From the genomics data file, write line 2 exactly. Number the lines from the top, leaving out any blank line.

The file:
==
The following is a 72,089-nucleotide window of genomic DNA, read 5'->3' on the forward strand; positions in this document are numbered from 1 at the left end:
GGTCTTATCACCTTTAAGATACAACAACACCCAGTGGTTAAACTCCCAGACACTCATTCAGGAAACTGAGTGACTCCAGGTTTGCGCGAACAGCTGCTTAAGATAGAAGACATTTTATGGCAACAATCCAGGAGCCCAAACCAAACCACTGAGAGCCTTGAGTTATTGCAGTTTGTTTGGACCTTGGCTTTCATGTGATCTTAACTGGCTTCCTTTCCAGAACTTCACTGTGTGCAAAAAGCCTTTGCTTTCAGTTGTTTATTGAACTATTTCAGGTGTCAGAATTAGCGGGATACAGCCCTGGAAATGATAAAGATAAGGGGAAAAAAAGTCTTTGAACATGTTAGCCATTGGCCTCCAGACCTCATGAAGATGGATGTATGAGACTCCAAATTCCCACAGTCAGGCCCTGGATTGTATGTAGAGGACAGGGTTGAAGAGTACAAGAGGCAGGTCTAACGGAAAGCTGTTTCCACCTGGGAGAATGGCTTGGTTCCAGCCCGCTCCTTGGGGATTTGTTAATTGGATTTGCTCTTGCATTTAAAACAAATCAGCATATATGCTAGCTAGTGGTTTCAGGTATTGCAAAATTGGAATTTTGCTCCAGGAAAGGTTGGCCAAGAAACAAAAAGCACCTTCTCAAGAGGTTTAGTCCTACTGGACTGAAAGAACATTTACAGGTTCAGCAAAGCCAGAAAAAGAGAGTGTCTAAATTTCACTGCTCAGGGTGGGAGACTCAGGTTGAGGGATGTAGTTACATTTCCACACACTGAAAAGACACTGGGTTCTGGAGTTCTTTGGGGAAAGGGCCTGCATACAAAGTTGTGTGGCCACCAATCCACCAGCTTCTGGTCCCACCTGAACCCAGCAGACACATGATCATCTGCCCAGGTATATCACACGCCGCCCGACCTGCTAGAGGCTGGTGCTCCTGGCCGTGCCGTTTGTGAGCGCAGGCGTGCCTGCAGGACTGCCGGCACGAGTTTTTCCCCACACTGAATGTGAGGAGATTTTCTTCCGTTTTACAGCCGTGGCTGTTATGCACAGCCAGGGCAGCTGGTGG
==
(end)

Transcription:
GGTCTTATCACCTTTAAGATACAACAACACCCAGTGGTTAAACTCCCAGACACTCATTCAGGAAACTGAGTGACTCCAGGTTTGCGCGAACAGCTGCTTAAGATAGAAGACATTTTATGGCAACAATCCAGGAGCCCAAACCAAACCACTGAGAGCCTTGAGTTATTGCAGTTTGTTTGGACCTTGGCTTTCATGTGATCTTAACTGGCTTCCTTTCCAGAACTTCACTGTGTGCAAAAAGCCTTTGCTTTCAGTTGTTTATTGAACTATTTCAGGTGTCAGAATTAGCGGGATACAGCCCTGGAAATGATAAAGATAAGGGGAAAAAAAGTCTTTGAACATGTTAGCCATTGGCCTCCAGACCTCATGAAGATGGATGTATGAGACTCCAAATTCCCACAGTCAGGCCCTGGATTGTATGTAGAGGACAGGGTTGAAGAGTACAAGAGGCAGGTCTAACGGAAAGCTGTTTCCACCTGGGAGAATGGCTTGGTTCCAGCCCGCTCCTTGGGGATTTGTTAATTGGATTTGCTCTTGCATTTAAAACAAATCAGCATATATGCTAGCTAGTGGTTTCAGGTATTGCAAAATTGGAATTTTGCTCCAGGAAAGGTTGGCCAAGAAACAAAAAGCACCTTCTCAAGAGGTTTAGTCCTACTGGACTGAAAGAACATTTACAGGTTCAGCAAAGCCAGAAAAAGAGAGTGTCTAAATTTCACTGCTCAGGGTGGGAGACTCAGGTTGAGGGATGTAGTTACATTTCCACACACTGAAAAGACACTGGGTTCTGGAGTTCTTTGGGGAAAGGGCCTGCATACAAAGTTGTGTGGCCACCAATCCACCAGCTTCTGGTCCCACCTGAACCCAGCAGACACATGATCATCTGCCCAGGTATATCACACGCCGCCCGACCTGCTAGAGGCTGGTGCTCCTGGCCGTGCCGTTTGTGAGCGCAGGCGTGCCTGCAGGACTGCCGGCACGAGTTTTTCCCCACACTGAATGTGAGGAGATTTTCTTCCGTTTTACAGCCGTGGCTGTTATGCACAGCCAGGGCAGCTGGTGG